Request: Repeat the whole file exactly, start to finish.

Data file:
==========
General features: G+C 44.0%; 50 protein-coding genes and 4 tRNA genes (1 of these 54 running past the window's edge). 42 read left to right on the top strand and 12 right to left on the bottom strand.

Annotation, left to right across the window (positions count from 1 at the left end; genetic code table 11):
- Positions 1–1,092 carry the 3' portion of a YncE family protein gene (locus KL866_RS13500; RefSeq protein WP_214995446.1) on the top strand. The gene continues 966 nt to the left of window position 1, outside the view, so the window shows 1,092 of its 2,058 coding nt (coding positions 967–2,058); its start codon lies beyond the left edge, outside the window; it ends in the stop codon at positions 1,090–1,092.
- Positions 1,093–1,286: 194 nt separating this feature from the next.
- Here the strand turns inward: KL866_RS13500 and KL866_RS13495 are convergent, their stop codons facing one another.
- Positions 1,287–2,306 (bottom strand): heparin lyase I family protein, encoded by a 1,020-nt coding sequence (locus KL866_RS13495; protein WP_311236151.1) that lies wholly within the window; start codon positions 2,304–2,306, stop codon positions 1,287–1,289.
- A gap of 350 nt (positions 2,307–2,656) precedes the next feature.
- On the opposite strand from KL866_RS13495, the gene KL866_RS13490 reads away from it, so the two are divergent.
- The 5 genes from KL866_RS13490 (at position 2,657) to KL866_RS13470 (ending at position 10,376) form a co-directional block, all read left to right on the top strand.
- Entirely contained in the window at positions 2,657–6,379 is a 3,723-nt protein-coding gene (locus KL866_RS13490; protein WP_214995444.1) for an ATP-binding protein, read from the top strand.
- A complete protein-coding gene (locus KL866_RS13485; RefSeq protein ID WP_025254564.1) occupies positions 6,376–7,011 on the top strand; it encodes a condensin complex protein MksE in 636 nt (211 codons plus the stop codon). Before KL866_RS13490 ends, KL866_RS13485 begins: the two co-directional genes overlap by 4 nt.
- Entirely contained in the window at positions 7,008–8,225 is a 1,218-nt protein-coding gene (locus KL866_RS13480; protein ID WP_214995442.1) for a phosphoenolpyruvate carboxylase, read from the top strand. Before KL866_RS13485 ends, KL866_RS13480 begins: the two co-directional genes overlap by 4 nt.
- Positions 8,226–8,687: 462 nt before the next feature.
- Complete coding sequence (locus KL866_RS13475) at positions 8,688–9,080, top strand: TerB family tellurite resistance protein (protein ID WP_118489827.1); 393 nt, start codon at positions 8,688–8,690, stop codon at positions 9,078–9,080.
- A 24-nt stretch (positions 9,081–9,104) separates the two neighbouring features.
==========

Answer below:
General features: G+C 44.0%; 50 protein-coding genes and 4 tRNA genes (1 of these 54 running past the window's edge). 42 read left to right on the top strand and 12 right to left on the bottom strand.

Annotation, left to right across the window (positions count from 1 at the left end; genetic code table 11):
- Positions 1–1,092 carry the 3' portion of a YncE family protein gene (locus KL866_RS13500; RefSeq protein WP_214995446.1) on the top strand. The gene continues 966 nt to the left of window position 1, outside the view, so the window shows 1,092 of its 2,058 coding nt (coding positions 967–2,058); its start codon lies beyond the left edge, outside the window; it ends in the stop codon at positions 1,090–1,092.
- Positions 1,093–1,286: 194 nt separating this feature from the next.
- Here the strand turns inward: KL866_RS13500 and KL866_RS13495 are convergent, their stop codons facing one another.
- Positions 1,287–2,306 (bottom strand): heparin lyase I family protein, encoded by a 1,020-nt coding sequence (locus KL866_RS13495; protein WP_311236151.1) that lies wholly within the window; start codon positions 2,304–2,306, stop codon positions 1,287–1,289.
- A gap of 350 nt (positions 2,307–2,656) precedes the next feature.
- On the opposite strand from KL866_RS13495, the gene KL866_RS13490 reads away from it, so the two are divergent.
- The 5 genes from KL866_RS13490 (at position 2,657) to KL866_RS13470 (ending at position 10,376) form a co-directional block, all read left to right on the top strand.
- Entirely contained in the window at positions 2,657–6,379 is a 3,723-nt protein-coding gene (locus KL866_RS13490; protein WP_214995444.1) for an ATP-binding protein, read from the top strand.
- A complete protein-coding gene (locus KL866_RS13485; RefSeq protein ID WP_025254564.1) occupies positions 6,376–7,011 on the top strand; it encodes a condensin complex protein MksE in 636 nt (211 codons plus the stop codon). Before KL866_RS13490 ends, KL866_RS13485 begins: the two co-directional genes overlap by 4 nt.
- Entirely contained in the window at positions 7,008–8,225 is a 1,218-nt protein-coding gene (locus KL866_RS13480; protein ID WP_214995442.1) for a phosphoenolpyruvate carboxylase, read from the top strand. Before KL866_RS13485 ends, KL866_RS13480 begins: the two co-directional genes overlap by 4 nt.
- Positions 8,226–8,687: 462 nt before the next feature.
- Complete coding sequence (locus KL866_RS13475) at positions 8,688–9,080, top strand: TerB family tellurite resistance protein (protein ID WP_118489827.1); 393 nt, start codon at positions 8,688–8,690, stop codon at positions 9,078–9,080.
- A 24-nt stretch (positions 9,081–9,104) separates the two neighbouring features.